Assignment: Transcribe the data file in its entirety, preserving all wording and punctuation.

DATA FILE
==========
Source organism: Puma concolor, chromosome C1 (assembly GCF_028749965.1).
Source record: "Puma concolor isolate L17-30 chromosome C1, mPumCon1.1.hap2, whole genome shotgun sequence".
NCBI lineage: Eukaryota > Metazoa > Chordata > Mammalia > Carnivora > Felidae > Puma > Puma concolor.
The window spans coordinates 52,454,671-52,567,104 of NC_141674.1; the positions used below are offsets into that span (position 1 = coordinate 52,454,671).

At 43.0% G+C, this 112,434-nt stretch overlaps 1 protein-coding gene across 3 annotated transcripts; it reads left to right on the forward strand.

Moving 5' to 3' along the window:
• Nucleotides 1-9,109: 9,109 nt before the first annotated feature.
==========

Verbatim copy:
Source organism: Puma concolor, chromosome C1 (assembly GCF_028749965.1).
Source record: "Puma concolor isolate L17-30 chromosome C1, mPumCon1.1.hap2, whole genome shotgun sequence".
NCBI lineage: Eukaryota > Metazoa > Chordata > Mammalia > Carnivora > Felidae > Puma > Puma concolor.
The window spans coordinates 52,454,671-52,567,104 of NC_141674.1; the positions used below are offsets into that span (position 1 = coordinate 52,454,671).

At 43.0% G+C, this 112,434-nt stretch overlaps 1 protein-coding gene across 3 annotated transcripts; it reads left to right on the forward strand.

Moving 5' to 3' along the window:
• Nucleotides 1-9,109: 9,109 nt before the first annotated feature.